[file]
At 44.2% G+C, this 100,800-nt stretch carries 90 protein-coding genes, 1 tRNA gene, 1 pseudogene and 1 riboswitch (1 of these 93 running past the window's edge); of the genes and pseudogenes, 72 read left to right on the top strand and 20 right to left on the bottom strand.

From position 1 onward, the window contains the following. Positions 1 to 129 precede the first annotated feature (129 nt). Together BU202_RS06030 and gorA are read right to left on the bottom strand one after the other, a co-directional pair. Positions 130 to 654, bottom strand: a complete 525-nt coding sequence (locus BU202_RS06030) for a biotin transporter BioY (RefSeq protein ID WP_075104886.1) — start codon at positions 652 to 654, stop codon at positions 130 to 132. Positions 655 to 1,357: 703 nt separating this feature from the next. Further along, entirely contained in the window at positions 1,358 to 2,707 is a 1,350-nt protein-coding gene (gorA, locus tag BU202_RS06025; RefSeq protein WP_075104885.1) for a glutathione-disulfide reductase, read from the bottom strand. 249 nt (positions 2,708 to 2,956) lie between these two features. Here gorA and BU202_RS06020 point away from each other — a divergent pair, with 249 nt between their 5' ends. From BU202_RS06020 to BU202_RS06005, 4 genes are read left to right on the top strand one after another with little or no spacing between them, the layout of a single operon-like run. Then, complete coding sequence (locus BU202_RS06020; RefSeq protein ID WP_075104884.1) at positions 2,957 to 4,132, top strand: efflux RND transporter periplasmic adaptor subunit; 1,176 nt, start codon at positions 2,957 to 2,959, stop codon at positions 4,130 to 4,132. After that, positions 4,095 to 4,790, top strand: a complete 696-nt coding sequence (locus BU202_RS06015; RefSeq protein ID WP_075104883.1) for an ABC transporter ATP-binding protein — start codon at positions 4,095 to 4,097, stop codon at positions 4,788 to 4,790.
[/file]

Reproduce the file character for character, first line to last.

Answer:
At 44.2% G+C, this 100,800-nt stretch carries 90 protein-coding genes, 1 tRNA gene, 1 pseudogene and 1 riboswitch (1 of these 93 running past the window's edge); of the genes and pseudogenes, 72 read left to right on the top strand and 20 right to left on the bottom strand.

From position 1 onward, the window contains the following. Positions 1 to 129 precede the first annotated feature (129 nt). Together BU202_RS06030 and gorA are read right to left on the bottom strand one after the other, a co-directional pair. Positions 130 to 654, bottom strand: a complete 525-nt coding sequence (locus BU202_RS06030) for a biotin transporter BioY (RefSeq protein ID WP_075104886.1) — start codon at positions 652 to 654, stop codon at positions 130 to 132. Positions 655 to 1,357: 703 nt separating this feature from the next. Further along, entirely contained in the window at positions 1,358 to 2,707 is a 1,350-nt protein-coding gene (gorA, locus tag BU202_RS06025; RefSeq protein WP_075104885.1) for a glutathione-disulfide reductase, read from the bottom strand. 249 nt (positions 2,708 to 2,956) lie between these two features. Here gorA and BU202_RS06020 point away from each other — a divergent pair, with 249 nt between their 5' ends. From BU202_RS06020 to BU202_RS06005, 4 genes are read left to right on the top strand one after another with little or no spacing between them, the layout of a single operon-like run. Then, complete coding sequence (locus BU202_RS06020; RefSeq protein ID WP_075104884.1) at positions 2,957 to 4,132, top strand: efflux RND transporter periplasmic adaptor subunit; 1,176 nt, start codon at positions 2,957 to 2,959, stop codon at positions 4,130 to 4,132. After that, positions 4,095 to 4,790, top strand: a complete 696-nt coding sequence (locus BU202_RS06015; RefSeq protein ID WP_075104883.1) for an ABC transporter ATP-binding protein — start codon at positions 4,095 to 4,097, stop codon at positions 4,788 to 4,790.